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30 terms

Chapter 11: Producing Enough Food for the World - How Agriculture Depends on Environment

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agroecosystem
an ecosystem created by agriculture; typically it has low genetic, species, and habitat diversity
aquaculture
production of food from aquatic habitats
cash crop
farm crop grown to be sold or traded rather than used by the farm family
chronic hunger
enough food to stay alive but not enough to have productive & satisfactory lives
crop rotation
the practice of rotating use of different fields from crop to crop each year, to avoid exhausting the soil.
demand-based agriculture
agriculture with production determined by economic demand and limited by that demand rather than by resources
drip irrigation
a method of supplying irrigation water through tubes that literally drip water onto the soil at the base of each plant
fallow
a field left unplowed and unseeded without harvesting for at least one growing season
genetically modified crop
crop species modified by genetic egineering to produce higher crop yields, and increased resistance to drought, cold, heat, toxins, plant pests, and disease
green revolution
name attached to post World War II agriculture programs that have led to the development of new strains of crops with higher yield, better resistance to disease, or better ability to grow under poor conditions
hydroponics
a technique of growing plants (without soil) in water containing dissolved nutrients
Law of the Minimum
the concept that the growth or survival of a population is directly related to the life requirement that is in least supply and not to a combination of factors
LD-50
a crude approximation of a chemical toxicity defined as the does at which 50% of the population dies on exposure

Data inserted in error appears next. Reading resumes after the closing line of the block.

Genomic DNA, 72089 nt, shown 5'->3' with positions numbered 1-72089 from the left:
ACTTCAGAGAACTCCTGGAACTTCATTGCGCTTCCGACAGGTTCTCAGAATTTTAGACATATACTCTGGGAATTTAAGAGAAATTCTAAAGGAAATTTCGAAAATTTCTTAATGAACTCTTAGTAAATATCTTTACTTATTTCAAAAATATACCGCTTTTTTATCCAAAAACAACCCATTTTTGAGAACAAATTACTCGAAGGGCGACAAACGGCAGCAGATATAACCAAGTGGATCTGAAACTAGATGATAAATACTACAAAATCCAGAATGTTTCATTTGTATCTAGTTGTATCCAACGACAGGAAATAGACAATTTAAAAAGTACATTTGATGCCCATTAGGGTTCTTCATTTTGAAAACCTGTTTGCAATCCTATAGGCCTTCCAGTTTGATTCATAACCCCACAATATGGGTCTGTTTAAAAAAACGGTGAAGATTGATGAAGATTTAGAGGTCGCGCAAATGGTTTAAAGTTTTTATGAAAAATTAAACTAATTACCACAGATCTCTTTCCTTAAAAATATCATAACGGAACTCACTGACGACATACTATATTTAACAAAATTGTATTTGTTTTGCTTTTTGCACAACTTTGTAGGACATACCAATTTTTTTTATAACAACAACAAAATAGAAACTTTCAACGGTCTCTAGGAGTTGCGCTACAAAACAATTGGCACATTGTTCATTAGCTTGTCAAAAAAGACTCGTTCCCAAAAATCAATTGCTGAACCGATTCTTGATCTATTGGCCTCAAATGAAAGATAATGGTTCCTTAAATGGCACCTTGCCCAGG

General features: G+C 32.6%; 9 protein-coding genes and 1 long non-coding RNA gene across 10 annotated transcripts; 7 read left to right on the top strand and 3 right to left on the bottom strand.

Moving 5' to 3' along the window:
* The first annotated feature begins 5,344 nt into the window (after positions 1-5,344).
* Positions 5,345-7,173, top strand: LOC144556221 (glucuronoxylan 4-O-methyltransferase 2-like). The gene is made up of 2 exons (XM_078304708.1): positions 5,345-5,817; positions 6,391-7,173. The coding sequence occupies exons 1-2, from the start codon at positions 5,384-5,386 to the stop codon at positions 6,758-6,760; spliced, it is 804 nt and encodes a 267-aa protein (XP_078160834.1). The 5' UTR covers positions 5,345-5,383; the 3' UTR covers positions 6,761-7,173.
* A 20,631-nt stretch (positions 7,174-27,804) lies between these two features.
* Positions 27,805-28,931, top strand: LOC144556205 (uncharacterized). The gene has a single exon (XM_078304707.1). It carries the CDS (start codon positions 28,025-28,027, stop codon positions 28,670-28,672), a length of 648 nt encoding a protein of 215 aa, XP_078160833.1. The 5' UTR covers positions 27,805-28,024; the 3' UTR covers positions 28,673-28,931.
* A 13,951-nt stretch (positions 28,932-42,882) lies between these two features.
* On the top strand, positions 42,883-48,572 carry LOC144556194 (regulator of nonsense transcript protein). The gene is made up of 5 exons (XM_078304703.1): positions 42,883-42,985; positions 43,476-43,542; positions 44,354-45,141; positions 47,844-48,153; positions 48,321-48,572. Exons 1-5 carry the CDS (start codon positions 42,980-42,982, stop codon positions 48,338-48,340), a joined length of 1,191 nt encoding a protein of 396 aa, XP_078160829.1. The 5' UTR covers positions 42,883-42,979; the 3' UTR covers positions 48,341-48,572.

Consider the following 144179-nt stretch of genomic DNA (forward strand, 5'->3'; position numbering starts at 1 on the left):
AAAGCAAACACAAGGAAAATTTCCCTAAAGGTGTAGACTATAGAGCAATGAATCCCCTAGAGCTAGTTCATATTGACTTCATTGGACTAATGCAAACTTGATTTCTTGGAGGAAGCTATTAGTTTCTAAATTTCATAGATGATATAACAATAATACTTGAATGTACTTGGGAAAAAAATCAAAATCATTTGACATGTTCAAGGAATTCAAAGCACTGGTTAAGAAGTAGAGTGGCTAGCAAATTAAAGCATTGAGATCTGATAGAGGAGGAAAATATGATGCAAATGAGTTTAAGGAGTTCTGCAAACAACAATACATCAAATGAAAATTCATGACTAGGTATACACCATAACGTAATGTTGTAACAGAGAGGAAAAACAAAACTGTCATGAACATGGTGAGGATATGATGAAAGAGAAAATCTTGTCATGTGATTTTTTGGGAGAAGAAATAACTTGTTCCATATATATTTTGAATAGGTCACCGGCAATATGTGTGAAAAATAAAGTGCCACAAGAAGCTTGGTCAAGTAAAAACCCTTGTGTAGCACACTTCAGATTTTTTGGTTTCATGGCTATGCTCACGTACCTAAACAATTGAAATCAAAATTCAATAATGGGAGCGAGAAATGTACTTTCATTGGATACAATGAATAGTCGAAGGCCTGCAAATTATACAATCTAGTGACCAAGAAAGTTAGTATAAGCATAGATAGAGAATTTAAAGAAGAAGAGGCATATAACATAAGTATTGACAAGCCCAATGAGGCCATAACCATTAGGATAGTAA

malnourishment
the lack of specific components of food, such as proteins, vitamins, or essential chemical elements
mariculture
production of food from marine habitats
maximum sustainable yield
the maximum amount of any biological resource that can be harvested indefinitely
monoculture
agricultural practice of producing or growing one single crop over a wide area
optimum sustainable yield
largest yield of a renewable source that is able to be achieved over a long period without decreasing the ability of the population or the environment in which it is located to support the continuation of this yield level
pasture
land where grass and other plants grow and where cattle, sheep, etc. can graze
per-capita demand
the economic demand per person
per-capita food production
the amount of food produced per person
resource-based agriculture
agriculture with production limited by the availability of resources
ruminants
an animal, such as a cow or sheep, with an elaborate, multicompartmentalized stomach specialized for an herbivorous diet
subsistence crops
a crop grown to be used on the farm where it was raised
synergistic effect
when the change in availability of one resource affects the response of an organism to some other resource
undernourishment
the lack of sufficient calories in available food, so that one has little or no ability to move or work
macronutrient
elements required in large amounts by all living things, these are required in large amount to sustain life; there are 6 most important nutrients: oxygen, carbon, sulfur, hydrogen, nitrogen, phosphorus
micronutrient
chemical elements required in very small amounts by at least some forms of life; such elements include things such as boron, copper, chlorine, iron, manganese, molybdenum, nickel, and zinc
organic farming
producing crops and livestock naturally by using organic fertilizer (manure, legumes, compost) and natural pest control (bugs that eat harmful bugs, plants that repel bugs, and environmental controls such as crop rotation) instead of using commercial inorganic fertilizers and synthetic pesticides and herbicides
rangeland
land that is not intensively managed and is used for grazing livestock